JCI table of contents: January 4, 2006


Soy diet worsens heart disease

Researchers from the University of Colorado have shown that mice carrying a genetic mutation that is linked to altered heart growth and function in humans, have significantly worse heart problems if fed a soy diet, when compared to mice fed a soy-free (milk proteinbased) diet. This is the first study to provide evidence that an environmental influence in this case diet can affect the heart. It will also force researchers to rethink the diets of their laboratory mice. The results appear in the January 4, 2006 issue of the Journal of Clinical Investigation.

Hypertrophic cardiomyopathy (HCM) is a genetic cardiovascular disease occurring in 1 in 500 individuals, and is characterized by shortness of breath, chest discomfort, and palpitations that may be a sign of life-threatening arrhythmias. While mutations in a number of genes have been linked to HCM, the variety of symptoms experienced by sufferers suggests that other genetic or environmental factors affect disease prognosis.

For years, soy-rich diets have been speculated to protect against heart disease. The biological consequences of a soy-diet have been attributed to the presence of phytoestrogens, which are plant-derived estrogen-like compounds that interact with the estrogen receptor. Leslie Leinwand and colleagues examined male and female mice that overexpressed a mutant form of the alpha myosin heavy chain gene, which is one known cause of HCM in humans. The researchers found significant growth (known as hypertrophy) of the heart of male mice fed a soy-based diet, in comparison to male and female mutant mice fed a soy-free diet.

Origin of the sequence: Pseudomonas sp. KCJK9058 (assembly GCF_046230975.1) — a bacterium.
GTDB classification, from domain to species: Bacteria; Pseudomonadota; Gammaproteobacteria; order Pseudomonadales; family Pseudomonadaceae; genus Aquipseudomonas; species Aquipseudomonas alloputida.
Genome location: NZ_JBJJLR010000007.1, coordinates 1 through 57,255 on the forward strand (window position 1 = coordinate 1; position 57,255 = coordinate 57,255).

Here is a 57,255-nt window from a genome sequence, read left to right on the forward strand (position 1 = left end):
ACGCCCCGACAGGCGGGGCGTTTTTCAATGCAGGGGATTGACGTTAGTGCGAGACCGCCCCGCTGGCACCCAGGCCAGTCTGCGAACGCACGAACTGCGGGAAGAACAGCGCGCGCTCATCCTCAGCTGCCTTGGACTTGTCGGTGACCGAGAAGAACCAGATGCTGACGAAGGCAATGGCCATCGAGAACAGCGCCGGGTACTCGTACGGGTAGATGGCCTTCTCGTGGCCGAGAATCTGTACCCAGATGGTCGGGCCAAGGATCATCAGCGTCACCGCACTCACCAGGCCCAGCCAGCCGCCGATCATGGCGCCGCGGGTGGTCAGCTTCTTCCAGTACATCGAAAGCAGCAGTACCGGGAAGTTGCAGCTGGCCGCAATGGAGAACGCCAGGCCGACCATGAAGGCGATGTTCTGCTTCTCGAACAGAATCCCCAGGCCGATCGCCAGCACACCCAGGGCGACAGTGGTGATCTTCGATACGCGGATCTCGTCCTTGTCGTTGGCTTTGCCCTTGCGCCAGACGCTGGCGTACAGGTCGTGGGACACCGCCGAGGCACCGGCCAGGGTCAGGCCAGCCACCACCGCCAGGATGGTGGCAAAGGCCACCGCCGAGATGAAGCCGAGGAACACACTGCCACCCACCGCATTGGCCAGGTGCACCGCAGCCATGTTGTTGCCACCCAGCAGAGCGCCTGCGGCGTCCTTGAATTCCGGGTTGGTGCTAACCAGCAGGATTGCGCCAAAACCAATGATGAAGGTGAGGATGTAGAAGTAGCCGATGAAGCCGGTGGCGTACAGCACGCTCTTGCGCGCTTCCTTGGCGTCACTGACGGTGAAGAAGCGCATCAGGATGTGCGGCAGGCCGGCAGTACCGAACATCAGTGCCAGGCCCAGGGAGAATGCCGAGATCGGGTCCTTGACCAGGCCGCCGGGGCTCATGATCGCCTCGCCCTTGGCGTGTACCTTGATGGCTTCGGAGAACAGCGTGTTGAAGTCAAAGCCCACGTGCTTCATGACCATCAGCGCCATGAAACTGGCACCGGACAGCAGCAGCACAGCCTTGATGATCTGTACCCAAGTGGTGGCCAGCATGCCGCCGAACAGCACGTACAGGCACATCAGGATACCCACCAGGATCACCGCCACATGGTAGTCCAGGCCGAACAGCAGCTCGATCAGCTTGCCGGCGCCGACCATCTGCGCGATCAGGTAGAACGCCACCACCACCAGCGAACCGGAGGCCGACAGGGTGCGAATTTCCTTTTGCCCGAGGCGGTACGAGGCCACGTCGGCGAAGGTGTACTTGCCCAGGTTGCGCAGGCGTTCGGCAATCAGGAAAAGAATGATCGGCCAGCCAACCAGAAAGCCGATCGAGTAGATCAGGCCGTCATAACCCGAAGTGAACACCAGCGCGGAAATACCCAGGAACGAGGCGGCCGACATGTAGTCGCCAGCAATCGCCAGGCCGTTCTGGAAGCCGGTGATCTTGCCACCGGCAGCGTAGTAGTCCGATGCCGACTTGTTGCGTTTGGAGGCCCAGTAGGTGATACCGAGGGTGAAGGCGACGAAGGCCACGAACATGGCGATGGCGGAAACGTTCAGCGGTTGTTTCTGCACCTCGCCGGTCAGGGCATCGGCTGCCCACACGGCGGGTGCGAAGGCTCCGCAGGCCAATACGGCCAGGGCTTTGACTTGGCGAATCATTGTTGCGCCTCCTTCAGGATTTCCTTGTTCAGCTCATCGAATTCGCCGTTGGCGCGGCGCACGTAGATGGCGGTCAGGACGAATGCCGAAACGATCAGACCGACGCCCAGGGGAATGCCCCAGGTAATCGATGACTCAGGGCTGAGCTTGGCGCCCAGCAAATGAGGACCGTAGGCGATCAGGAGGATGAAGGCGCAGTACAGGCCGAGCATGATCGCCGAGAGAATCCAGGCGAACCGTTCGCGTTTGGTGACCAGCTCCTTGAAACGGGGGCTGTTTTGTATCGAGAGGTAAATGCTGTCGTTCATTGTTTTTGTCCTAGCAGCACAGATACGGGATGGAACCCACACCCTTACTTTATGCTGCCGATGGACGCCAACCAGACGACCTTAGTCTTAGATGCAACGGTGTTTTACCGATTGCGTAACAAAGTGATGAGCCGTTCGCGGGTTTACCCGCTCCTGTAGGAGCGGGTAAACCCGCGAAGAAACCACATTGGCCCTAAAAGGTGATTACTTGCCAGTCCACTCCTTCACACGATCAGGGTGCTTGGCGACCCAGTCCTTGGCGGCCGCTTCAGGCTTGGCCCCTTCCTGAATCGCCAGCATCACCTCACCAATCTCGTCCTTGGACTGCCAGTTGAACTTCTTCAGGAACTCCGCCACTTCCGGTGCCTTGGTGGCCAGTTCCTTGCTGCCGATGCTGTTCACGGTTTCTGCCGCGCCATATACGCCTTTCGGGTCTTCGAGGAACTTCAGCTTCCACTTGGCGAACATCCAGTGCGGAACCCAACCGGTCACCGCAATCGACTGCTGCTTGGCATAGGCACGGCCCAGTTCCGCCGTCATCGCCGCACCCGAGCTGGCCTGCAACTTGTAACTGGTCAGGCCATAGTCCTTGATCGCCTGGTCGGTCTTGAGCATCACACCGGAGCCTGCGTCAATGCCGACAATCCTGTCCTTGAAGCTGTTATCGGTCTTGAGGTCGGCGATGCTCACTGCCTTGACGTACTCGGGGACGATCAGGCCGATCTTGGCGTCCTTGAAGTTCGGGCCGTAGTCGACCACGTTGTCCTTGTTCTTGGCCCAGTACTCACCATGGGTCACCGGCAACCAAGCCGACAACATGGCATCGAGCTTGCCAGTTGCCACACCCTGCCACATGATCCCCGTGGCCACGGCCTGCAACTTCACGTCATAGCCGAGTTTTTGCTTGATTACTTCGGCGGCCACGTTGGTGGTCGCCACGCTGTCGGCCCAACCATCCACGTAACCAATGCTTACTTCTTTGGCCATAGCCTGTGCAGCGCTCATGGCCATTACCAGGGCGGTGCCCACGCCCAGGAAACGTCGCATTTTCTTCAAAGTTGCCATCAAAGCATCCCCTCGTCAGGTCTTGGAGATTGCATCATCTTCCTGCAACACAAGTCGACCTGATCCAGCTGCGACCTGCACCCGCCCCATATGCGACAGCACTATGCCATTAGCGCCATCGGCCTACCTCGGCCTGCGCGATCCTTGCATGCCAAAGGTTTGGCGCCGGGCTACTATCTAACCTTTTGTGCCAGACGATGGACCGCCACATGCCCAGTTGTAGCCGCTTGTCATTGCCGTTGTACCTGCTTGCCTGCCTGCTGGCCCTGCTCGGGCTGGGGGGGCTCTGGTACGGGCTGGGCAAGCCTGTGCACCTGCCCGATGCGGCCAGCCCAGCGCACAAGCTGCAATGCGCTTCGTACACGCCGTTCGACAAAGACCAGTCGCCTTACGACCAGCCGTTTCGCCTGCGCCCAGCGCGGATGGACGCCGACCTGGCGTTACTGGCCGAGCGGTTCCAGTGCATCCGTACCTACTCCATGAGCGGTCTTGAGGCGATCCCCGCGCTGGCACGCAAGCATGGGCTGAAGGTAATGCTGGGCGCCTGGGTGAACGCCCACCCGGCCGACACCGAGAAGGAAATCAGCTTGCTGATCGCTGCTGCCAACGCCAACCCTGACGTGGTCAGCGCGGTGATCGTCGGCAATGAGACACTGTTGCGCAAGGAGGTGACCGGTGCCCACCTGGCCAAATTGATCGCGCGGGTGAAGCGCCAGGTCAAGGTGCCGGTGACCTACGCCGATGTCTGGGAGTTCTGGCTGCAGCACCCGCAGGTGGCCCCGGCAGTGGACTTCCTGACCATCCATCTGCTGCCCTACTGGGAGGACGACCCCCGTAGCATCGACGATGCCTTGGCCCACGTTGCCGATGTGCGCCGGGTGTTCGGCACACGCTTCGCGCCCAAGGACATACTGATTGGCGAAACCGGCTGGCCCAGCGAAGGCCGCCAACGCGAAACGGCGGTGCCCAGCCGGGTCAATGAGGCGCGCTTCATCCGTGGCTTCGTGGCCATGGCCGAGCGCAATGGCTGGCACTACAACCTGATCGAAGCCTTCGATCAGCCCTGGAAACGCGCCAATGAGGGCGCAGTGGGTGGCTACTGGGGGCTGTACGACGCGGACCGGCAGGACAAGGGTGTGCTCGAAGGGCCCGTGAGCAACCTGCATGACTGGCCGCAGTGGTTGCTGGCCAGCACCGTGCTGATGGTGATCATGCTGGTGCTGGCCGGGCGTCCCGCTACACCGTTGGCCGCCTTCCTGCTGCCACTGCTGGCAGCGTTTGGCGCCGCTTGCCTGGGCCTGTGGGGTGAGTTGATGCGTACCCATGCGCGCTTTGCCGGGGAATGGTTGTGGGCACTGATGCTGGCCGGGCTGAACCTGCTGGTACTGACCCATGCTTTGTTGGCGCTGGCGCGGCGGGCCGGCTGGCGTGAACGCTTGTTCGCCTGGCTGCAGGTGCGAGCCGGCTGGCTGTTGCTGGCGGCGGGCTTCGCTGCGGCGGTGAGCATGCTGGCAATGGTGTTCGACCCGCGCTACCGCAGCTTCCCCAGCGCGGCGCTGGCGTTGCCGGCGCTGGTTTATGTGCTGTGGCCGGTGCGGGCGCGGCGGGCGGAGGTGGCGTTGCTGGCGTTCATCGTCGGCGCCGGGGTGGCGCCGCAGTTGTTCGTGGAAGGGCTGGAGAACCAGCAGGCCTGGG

The authors propose that the difference observed between the sexes is based on the fact that the female mice, who are constantly exposed to naturally circulating levels of estrogen compounds, are less sensitive than males to the change in estrogen level as a result of the soy diet. Interest

Contact: Brooke Grindlinger
Journal of Clinical Investigation

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